This is why some concerned groups are suggesting that drug treatment facilities should be offered to teens who smoke. Sure, no one has been into rehab just for smoking cigarettes, but what has been implied in the study should make parents and authorities open up to the idea. Kids who smoke and find it hard to quit should seek help before they go into more complicated situations.
If it means cutting the risks of teen drug abuse and alcohol addiction, then parents should welcome the idea of submitting their teen smokers to drug rehab facilities to give these kids the opportunity to let go of their dangerous habits.
The National Center on Addiction and Substance Abuse (CASA) at the Columbia University in New York recently shared alarming statistics on teens under substance abuse. According to the report, almost 50% of the American teen population is now into drinking, smoking or drug abuse, and many of them become addicts before they reach the age of 18.
The report also cited alcohol as the most common drug of choice by high school students, followed by cigarettes and marijuana. Of the ten million high school students in the country, 75% of them have already experimented with alcohol, marijuana, and even cocaine, with one out of every five qualifying in the criteria of being an addict.
CASA vice president and director of research Susan E. Foster says that their study sends out the message to parents that it’s time to intervene and prevent addictions of their teens. “Do everything you can to get young people through their teen years without using drugs or alcohol,” she says. “Every year they don’t use drugs or alcohol reduces their risk of negative consequences, such as addiction.”
Teen substance abuse has become a very big problem. But Dr. Stephen Grcevich, a child psychologist from the Family Center in Ohio, says that the problem can be avoided with parents guiding their children at the earliest stage. There is a need for parents to influence their kids even in their early years so that by the time they reach teenage years, they would be able to handle the pressure and eventually say no to drugs and alcohol.
People who drink only by age 21 are 40% less likely to become addicts later on in life than those who start drinking even before they reach 15 years old. The human brain is still developing between the ages of 15 and 22, and the process could be negatively affected by drinking, smoking or drug use.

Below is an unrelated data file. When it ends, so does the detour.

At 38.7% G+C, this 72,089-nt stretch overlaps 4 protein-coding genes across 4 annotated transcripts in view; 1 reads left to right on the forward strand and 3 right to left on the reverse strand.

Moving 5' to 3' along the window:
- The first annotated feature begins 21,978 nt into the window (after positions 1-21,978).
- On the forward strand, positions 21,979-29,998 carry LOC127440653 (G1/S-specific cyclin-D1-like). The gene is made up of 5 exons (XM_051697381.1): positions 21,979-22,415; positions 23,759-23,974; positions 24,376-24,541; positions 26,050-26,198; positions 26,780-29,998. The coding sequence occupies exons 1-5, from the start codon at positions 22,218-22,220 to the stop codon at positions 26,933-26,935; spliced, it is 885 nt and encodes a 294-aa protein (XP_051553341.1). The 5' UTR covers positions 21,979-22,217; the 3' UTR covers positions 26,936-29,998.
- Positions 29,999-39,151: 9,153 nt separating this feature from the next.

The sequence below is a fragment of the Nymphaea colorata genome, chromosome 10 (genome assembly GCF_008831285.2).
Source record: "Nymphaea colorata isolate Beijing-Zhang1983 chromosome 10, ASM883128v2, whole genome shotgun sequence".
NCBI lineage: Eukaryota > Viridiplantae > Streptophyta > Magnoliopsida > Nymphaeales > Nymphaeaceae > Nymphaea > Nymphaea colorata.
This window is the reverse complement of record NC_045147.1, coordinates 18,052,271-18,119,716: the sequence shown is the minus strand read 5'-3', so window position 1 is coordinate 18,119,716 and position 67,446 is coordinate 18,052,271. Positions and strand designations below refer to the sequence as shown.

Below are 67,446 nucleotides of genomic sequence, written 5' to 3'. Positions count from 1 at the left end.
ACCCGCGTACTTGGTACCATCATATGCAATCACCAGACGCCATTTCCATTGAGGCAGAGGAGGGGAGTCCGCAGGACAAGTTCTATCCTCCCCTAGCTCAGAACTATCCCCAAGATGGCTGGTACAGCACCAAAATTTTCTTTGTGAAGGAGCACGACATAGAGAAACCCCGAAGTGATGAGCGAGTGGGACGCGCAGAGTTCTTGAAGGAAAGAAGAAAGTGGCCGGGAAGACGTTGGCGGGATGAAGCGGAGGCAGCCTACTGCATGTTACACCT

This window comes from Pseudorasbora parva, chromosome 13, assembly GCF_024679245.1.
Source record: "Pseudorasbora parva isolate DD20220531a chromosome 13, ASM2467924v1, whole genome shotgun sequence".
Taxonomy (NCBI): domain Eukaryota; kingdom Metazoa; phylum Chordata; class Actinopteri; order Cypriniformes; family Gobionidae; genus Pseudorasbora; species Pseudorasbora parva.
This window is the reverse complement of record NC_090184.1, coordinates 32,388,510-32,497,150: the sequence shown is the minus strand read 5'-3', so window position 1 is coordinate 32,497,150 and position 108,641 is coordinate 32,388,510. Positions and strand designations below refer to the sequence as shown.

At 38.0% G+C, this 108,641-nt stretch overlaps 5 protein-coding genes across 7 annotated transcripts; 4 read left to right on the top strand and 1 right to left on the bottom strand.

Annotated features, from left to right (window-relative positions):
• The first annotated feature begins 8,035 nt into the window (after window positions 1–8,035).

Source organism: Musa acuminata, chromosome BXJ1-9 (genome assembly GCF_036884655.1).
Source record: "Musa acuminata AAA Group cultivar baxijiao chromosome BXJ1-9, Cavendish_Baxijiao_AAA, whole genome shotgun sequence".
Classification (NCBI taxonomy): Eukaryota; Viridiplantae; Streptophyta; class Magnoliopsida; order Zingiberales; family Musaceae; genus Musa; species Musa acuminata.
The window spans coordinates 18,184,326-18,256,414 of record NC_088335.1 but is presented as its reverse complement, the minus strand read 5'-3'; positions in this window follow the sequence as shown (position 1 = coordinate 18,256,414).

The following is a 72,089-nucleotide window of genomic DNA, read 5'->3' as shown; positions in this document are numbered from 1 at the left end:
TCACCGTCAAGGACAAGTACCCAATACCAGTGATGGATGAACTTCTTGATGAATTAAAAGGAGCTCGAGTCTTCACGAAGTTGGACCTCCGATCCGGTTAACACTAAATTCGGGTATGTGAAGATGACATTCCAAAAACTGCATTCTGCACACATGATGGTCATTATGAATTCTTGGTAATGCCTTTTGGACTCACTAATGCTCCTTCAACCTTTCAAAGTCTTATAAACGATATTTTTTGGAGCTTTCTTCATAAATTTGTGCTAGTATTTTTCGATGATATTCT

It is common for teenagers to explore many things and be eternally curious. While this type of behavior is perfectly normal, smoking is one of the most dangerous paths they can take. The social effects alone can be damaging, but the more serious risks a teenage smoker faces are those related to health.
Many studies have been conducted on teenage smoking and results have been the least promising. Heart disease is one of the more serious risks due to teenage body’s continued exposure to nicotine. This is because the gases produced tend to weaken the heart muscle and cause plaque buildups in the arteries. Respiratory disease is another, asthma and pneumonia being the most commonly reported. Smoking in teens also increases the risk of stunted bone growth which means teen smokers might grow up to be shorter adults than their nonsmoking friends.
Other common effects of teenage smoking include infertility both for girls and boys, dry skin and a weakening of the immune system. Because of their young age, kids’ antibodies are fairly underdeveloped and are, thus, very sensitive to hazardous elements such as nicotine. This becomes a problem when these antibodies remain immature even as the person ages, causing reduced capability to ward off infections. The individual then ends up falling ill more frequently and sometimes more seriously than others.
Halitosis or bad breath might be one of the more taken for granted risks but experts regard it with importance as it may escalate into an oral cancer symptom. While there are no conclusive studies proving this link, it is not necessary to wait.
When it comes to their health, some teenagers can be quite reckless. Parents can explore devoting a few minutes of their time educating their children about the health hazards of smoking from an early age. When reinforced by schools, there is a better chance of channeling these kids’ attention away from this habit that has claimed one too many lives.